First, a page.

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NSC Survey: First Responders Put at Risk by Distracted Drivers

A survey conducted by the Emergency Responder Safety Institute and the National Safety Council confirms the fact that drivers, in Mississippi and across the U.S., become more distracted when passing emergency vehicles. A startling 71 percent said they take pictures or videos when passing first responders; 66 percent send an email and 60 percent post on social media about it. Eighty percent slow down to get a better look.

This was regardless of whether the emergency vehicle had slowed to make a traffic stop or to respond to a crash or fire. Thirty-three percent of respondents were not aware of "Move Over" laws although 73 percent did say that they move over to give room to emergency vehicles parked on the side of the road with their lights on. Twenty-four percent did not know of any legal requirements for passing emergency vehicles.

While 89 percent saw that distracted drivers can be an occupational hazard for first responders, only 19 percent thought that they themselves could contribute to that risk. Forty percent seemed to accept the risk as simply part of the job of being a first responder. Yet 16 first responders have been struck and killed in the first four months of 2019 alone. Crashes involving fire trucks, police cars, and ambulances led to 37 deaths and over 17,000 injuries in 2013.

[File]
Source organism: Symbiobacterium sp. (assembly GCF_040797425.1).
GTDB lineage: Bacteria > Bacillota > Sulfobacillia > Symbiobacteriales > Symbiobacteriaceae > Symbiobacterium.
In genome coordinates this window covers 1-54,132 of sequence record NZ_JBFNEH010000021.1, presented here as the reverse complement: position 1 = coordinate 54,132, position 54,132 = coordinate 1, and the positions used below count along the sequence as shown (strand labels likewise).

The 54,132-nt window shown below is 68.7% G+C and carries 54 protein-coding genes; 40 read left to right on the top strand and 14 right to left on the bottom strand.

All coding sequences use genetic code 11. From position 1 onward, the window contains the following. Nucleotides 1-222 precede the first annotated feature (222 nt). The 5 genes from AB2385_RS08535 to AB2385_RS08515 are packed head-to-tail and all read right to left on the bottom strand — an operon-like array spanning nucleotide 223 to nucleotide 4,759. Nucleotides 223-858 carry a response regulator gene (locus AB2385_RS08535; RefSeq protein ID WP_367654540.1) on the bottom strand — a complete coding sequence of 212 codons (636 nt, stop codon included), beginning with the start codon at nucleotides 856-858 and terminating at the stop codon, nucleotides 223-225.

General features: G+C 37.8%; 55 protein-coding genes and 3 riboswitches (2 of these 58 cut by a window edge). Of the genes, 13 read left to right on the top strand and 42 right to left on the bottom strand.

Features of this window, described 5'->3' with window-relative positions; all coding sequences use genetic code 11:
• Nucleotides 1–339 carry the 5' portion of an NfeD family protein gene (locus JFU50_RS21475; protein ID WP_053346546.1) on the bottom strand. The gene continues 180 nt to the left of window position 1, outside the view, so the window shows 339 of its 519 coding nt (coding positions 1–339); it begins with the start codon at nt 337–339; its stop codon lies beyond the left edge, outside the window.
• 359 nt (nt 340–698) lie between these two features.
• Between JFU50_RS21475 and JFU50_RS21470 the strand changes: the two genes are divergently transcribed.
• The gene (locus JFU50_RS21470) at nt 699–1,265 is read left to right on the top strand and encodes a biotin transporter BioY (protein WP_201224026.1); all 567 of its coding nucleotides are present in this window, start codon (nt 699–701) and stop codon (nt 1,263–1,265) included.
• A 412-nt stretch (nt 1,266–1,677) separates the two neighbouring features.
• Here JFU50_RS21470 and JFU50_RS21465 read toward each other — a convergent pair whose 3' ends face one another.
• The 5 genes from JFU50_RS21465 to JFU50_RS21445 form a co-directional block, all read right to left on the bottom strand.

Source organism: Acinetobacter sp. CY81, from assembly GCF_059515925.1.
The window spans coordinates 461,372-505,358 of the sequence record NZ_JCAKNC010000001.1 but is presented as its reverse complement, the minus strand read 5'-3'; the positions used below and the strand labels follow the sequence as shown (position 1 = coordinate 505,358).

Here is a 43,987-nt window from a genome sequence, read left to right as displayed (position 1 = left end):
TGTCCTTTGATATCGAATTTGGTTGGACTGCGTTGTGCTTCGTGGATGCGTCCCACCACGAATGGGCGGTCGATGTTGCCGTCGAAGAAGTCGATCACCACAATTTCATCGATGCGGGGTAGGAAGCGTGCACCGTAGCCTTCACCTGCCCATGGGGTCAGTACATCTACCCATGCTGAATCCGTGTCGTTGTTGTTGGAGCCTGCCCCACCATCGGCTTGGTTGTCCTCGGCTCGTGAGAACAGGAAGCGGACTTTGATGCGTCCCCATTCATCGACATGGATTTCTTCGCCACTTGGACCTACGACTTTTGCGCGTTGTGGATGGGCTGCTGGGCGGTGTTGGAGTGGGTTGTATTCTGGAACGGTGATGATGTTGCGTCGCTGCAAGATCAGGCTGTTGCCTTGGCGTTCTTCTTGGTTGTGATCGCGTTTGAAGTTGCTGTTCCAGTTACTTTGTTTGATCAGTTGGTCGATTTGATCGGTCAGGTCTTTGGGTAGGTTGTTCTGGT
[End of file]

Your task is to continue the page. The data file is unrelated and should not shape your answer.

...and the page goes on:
Those who are struck by a vehicle through no fault of their own may be able to receive damages under motor vehicle accident law. It all depends on presenting the other party's insurance company with a strong case. This is where a lawyer may come in handy. Personal injury lawyers might have a network of professionals to gather evidence, determine the extent of injuries and so much more. The lawyer may also handle negotiations for a settlement.

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